In 2013, Intermountain piloted an innovative program to provide neonatal VAR to remote hospitals in Southwest Utah 54 and 118 miles away from the hub neonatal intensive care unit (NICU) in St. George, Utah. Over the next 3 years, this program was expanded to four NICU hubs and 16 spoke sites in Utah and its immediate borders. The Utah neonatal VAR project developed technical solutions, assessed clinical feasibility, conducted the implementation, and evaluated operational and clinical solutions. Two individuals on this paper were part of the implementation team, LM as operations manager and SM as neonatal telemedicine medical director.
Telehealth systems often operate with a “hub and spoke” model. In the case of Intermountain's newborn VAR program, the neonatologist staffed tertiary NICUs as the hub providing care via telehealth to smaller regional or community hospitals, the spokes. The newborn and family receive in-person care at the spoke facility. A single NICU hub will support multiple spoke hospitals as part of their regionalized maternal-newborn care system (14). This manuscript will refer to the NICUs as hubs, and local nursery's as the spokes.
Design considerations for the neonatal environment include the diversity of newborn warmers, incubator designs, and the limited space around a warmer–approximately 48 inches deep and 25 inches wide. No telehealth equipment could be permanently attached to newborn warmers since warmers are FDA-regulated devices and are frequently moved throughout nurseries and hospitals.
Telehealth equipment was internally developed by the Intermountain telehealth technology team using currently available technology. The telehealth equipment included a palm-size Axis pan-tilt-zoom camera, a dedicated computer, and a monitor secured to the newborn area headwall or used as a mobile telehealth workstation (Figure 1). Microsoft video conferencing applications were customized to allow room selection, remote audio-video controls, and role-based access. Synchronous audio-video consults were conducted on Intermountain's intranet and approved by compliance and information systems security teams.
Each NICU hub had at least two telehealth-enabled workstations. Hardwired synchronous audio-video conferencing equipment was installed in delivery rooms, cesarean section operating rooms, and nursery locations in spoke hospitals. A mobile solution involved a palm-sized Axis camera, a Dell All-In-One computer, and Intermountain's customized video conferencing software. This allowed clinicians at spoke sites to access neonatologists for telehealth consults for at-risk neonates anywhere in their facility. Once the neonatologist was notified about the baby's location, the neonatologist could initiate a video connection, remotely control the camera using pan-tilt-zoom features, and adjust the audio for the spoke site hospital and themselves. These design features allowed the spoke site clinicians to focus on the newborn resuscitation, not the telehealth technology solution.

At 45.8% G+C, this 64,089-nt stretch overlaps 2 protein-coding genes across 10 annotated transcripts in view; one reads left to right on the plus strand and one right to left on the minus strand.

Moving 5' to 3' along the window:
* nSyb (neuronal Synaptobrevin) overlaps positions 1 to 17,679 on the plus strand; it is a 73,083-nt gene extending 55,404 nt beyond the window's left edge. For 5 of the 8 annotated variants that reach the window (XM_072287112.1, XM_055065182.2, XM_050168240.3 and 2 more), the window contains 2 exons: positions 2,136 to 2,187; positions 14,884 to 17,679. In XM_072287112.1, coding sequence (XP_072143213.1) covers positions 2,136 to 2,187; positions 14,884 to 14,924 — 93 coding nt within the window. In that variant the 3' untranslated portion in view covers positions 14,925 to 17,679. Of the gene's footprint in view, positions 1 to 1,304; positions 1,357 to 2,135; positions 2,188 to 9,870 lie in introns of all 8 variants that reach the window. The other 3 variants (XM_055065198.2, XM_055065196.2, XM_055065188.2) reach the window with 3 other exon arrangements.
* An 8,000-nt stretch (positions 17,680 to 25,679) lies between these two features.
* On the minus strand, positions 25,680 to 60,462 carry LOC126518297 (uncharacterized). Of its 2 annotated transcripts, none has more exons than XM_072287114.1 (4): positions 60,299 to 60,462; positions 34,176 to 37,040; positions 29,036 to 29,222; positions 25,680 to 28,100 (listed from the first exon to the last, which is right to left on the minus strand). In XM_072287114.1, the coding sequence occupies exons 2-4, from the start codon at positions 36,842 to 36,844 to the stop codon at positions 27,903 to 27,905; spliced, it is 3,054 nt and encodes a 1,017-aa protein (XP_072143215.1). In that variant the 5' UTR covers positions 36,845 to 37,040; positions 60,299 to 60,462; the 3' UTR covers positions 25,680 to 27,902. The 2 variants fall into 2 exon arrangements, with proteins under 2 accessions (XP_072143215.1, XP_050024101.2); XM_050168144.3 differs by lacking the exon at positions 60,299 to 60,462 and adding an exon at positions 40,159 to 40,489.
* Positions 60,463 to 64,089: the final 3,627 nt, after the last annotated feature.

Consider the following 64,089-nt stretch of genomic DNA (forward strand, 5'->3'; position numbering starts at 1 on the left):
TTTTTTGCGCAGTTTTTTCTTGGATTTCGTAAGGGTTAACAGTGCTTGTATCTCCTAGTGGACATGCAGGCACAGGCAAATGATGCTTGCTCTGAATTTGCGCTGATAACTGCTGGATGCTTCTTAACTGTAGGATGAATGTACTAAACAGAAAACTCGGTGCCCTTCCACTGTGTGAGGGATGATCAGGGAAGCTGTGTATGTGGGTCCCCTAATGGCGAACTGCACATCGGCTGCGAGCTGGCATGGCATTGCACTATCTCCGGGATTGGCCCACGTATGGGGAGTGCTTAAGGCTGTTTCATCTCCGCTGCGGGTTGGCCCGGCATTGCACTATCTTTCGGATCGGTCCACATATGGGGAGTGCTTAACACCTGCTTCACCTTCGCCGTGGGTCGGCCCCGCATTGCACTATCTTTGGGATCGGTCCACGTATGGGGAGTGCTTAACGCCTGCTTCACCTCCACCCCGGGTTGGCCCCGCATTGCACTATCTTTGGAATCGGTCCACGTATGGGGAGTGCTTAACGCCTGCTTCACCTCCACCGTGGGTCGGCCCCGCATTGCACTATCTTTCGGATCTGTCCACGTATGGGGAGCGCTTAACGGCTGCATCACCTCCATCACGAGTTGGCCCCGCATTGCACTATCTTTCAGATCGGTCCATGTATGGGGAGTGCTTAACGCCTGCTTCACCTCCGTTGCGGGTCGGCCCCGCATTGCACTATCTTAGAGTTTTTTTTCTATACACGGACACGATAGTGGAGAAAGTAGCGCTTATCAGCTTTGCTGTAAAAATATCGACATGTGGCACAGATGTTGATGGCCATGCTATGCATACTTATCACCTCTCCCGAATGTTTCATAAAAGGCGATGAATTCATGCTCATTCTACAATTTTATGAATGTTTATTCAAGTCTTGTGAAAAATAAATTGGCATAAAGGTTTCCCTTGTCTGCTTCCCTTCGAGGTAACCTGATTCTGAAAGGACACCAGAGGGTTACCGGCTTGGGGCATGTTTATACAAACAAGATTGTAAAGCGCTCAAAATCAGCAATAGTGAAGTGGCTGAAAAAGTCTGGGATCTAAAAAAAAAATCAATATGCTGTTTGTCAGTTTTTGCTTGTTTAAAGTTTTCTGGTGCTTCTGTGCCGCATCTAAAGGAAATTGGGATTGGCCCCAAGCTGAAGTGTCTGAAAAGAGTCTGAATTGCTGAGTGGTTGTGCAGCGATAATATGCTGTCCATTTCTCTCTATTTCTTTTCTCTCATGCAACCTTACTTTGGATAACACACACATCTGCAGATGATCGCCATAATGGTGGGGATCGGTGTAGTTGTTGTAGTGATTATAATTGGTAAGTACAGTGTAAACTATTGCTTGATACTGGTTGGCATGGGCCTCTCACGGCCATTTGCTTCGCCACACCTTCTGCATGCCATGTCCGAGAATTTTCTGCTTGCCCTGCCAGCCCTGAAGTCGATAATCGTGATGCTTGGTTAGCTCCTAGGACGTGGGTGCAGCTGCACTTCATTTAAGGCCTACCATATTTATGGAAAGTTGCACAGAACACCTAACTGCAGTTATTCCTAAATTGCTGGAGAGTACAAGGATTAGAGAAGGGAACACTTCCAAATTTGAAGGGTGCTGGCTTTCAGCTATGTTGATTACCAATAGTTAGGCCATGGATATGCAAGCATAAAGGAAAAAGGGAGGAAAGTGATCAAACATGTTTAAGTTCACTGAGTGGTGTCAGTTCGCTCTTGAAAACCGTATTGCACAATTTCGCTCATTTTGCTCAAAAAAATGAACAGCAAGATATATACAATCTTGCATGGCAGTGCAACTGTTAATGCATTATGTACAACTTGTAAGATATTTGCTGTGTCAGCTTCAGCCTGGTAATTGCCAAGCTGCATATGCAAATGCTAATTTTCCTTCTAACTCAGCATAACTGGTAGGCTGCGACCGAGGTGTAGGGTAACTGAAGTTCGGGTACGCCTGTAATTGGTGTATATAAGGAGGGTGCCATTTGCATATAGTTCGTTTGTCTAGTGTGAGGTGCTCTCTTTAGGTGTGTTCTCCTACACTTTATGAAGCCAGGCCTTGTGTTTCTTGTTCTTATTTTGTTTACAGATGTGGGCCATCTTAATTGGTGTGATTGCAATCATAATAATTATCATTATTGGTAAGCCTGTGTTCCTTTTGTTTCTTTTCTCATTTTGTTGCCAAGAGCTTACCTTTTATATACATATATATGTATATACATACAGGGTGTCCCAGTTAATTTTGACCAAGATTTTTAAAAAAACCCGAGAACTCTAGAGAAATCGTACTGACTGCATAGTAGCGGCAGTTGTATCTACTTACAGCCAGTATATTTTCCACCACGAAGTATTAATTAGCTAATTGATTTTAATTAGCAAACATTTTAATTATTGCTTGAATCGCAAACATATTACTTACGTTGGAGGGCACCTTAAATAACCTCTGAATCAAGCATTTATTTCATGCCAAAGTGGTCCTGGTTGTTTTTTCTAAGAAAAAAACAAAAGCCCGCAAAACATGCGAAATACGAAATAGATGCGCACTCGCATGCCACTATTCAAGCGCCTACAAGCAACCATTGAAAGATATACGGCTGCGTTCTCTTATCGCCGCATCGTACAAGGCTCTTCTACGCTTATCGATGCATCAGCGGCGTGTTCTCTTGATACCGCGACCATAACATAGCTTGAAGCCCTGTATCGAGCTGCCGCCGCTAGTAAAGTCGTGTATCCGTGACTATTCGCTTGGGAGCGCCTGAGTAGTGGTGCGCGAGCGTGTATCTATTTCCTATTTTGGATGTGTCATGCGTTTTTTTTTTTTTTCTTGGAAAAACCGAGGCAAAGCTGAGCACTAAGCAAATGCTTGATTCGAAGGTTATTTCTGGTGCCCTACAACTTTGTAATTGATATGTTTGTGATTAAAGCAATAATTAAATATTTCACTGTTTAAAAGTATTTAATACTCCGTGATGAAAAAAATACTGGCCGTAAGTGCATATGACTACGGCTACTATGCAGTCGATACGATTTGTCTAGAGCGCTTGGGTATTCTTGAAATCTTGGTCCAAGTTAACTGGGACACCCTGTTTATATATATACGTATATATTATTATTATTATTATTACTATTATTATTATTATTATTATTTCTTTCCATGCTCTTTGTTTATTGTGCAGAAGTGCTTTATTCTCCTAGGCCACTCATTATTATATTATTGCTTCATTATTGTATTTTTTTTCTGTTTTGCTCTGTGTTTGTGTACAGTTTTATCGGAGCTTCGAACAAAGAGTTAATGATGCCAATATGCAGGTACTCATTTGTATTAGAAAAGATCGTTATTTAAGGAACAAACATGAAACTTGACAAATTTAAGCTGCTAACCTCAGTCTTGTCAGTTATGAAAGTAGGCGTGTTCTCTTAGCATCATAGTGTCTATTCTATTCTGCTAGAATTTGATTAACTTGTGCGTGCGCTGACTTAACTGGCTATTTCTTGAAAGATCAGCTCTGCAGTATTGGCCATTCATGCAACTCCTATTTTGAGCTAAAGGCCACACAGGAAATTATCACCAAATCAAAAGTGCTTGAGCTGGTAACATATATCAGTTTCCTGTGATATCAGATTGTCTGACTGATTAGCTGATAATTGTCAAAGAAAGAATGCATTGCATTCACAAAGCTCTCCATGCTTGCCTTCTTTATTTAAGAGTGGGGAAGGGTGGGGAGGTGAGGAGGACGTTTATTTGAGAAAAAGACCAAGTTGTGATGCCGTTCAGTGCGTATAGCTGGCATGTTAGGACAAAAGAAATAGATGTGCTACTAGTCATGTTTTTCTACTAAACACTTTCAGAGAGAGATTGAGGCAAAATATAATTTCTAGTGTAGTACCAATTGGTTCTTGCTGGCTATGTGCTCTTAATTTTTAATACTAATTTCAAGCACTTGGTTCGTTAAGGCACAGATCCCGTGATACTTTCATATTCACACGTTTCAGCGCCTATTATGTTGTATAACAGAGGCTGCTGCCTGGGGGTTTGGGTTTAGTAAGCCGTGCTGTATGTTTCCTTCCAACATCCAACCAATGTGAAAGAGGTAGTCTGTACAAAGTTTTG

Telehealth technologies were used to help spoke sites with simulation training, consults, and VAR, developing an early version of newborn resuscitation telemedicine program (NRTP) (5, 14–17). Clinical staff at spoke sites were asked to notify the neonatologists as early as possible, often before delivery, to allow time to establish a video connection. Indications for early notification for neonatologists were drawn from obstetrical high-risk categorization for mothers and fetuses (17, 18). Early notification provided time for neonatologists at the hub site to establish a video connection with the spoke site, discuss, and prepare clinical staff for the neonate's birth just as they would in an in-person delivery.
Systemwide implementation began after clinical feasibility, standardized telehealth equipment, and workflows had been established. At the end of 2016, there were 126 newborn telehealth in-room solutions and 14 mobile carts for newborn VAR; consults were being conducted at 16 spoke site locations. Hub site NICUs had at least two telehealth workstations to ensure that neonatologists had easy access to support emergent events.
In this retrospective, non-equivalent, pre-post telehealth implementation study, we analyzed a subset of newborns with no mandatory previously determined transport requirements. The study sample includes newborns with a gestational age of at least 34 weeks with oxygen administered within the first 15 min of life, born between 2013 and 2017. The newborns had a telephone or video neonatology consult or were transferred to a tertiary and quaternary NICU. Records obtained from the enterprise data warehouse (EDW) did not always include a scanned document indicating “resuscitation,” so manual chart review was completed. Chart reviews included minutes of life to oxygen administration, VAR or standard care, and days of life on supplemental oxygen.